I live with a family of squirrels. It’s hard work getting any of them to ruthlessly sort and recycle. And so at this time of year we are usually sinking under a pile of horse chestnuts. It started me thinking about the uses for conkers,  other than the knuckle bashing delights of the game.We’ve been fairly creative in our use of conkers over the years.

  • Use them to decorate the church for Harvest Festival or your home for Thanksgiving or Christmas. They look great in a seasonal display with some beech nuts and candles.
  • They make great additions to the dressing up or craft box – medieval currency, word art, counting tools, necklaces…..
  • Dry them out and use them as fuel on the fire, but remember they do have a tendency to be a bit explosive.
  • Use them as an alternative to mothballs in drawers and wardrobes.
  • Apparently you can keep spiders at bay with them. We love spiders as they eat flies but if you have a ‘bit of a thing’ about them, like my friend Deirdre they’ll come in useful.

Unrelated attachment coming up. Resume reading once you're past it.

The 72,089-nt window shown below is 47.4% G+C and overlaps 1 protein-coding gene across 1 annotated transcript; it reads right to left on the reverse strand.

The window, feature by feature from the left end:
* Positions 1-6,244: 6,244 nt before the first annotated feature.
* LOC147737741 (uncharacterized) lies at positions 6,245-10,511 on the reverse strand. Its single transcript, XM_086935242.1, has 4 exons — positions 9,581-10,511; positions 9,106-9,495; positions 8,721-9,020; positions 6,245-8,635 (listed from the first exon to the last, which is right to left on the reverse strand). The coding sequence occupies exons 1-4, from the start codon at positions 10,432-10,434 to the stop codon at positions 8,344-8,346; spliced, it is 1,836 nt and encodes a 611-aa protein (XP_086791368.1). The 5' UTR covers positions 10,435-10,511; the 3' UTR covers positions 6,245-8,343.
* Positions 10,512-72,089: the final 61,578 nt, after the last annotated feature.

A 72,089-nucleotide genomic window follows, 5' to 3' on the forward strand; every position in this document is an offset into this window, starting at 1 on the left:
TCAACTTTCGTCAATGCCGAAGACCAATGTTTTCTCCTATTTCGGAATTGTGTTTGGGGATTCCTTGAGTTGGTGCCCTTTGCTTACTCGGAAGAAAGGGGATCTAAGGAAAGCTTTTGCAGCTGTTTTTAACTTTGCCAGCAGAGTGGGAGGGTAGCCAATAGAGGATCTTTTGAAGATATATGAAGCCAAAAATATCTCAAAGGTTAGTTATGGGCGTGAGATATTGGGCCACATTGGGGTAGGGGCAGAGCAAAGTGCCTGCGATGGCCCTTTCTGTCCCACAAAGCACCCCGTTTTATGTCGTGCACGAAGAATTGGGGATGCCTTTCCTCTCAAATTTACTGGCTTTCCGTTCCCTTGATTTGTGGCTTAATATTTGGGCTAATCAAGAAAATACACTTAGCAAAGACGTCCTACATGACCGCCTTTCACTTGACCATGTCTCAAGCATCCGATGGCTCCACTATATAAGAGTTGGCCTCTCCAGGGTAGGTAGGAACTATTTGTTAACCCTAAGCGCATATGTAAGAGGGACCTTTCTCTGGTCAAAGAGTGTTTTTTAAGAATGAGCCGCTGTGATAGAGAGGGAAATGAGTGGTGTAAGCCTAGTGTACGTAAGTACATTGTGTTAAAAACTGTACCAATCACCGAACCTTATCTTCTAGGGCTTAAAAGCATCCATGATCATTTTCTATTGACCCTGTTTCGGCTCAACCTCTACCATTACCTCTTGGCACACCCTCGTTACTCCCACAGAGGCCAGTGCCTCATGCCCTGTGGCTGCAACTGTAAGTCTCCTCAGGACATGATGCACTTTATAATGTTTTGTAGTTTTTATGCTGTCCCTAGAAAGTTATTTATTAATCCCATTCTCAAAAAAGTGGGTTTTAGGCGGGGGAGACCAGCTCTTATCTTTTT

• Feed them to cattle, deer and horses (obviously!) but don’t try them yourself.
  • We are conducting a trial use as alternatives to pencil erasers this year.
  • A herbalist friend of mine tells me that horse chestnuts were used traditionally to treat malaria, varicose veins, diarrhoea, ringworm and frostbite. Fortunately we are not afflicted by any of these.

If you have any ideas to throw into the pot please let me know. We have plenty to use up, believe me. But if you just want to master the art of Conkers here’s our advice for reaching the dizzy heights of success.

  1. Float your conkers in water. Those damaged internally will float because they are less dense. Choose only those that sink to the bottom.
  2. Make your hole as cleanly as possible, no jagged edges. A cylindrical shaped hole is best and use shoelaces rather than string to suspend the conker.
  3. I’m not sure this is sportsmanlike and definitely out for serious competition but you can make your conker more robust by baking it in the oven or soaking it in vinegar. Better still, use last year’s batch. Rolling it in handcream also seems to work as it softens the impact of any blow and is therefore less likely to break up.

Happy conkering, if that is indeed the word.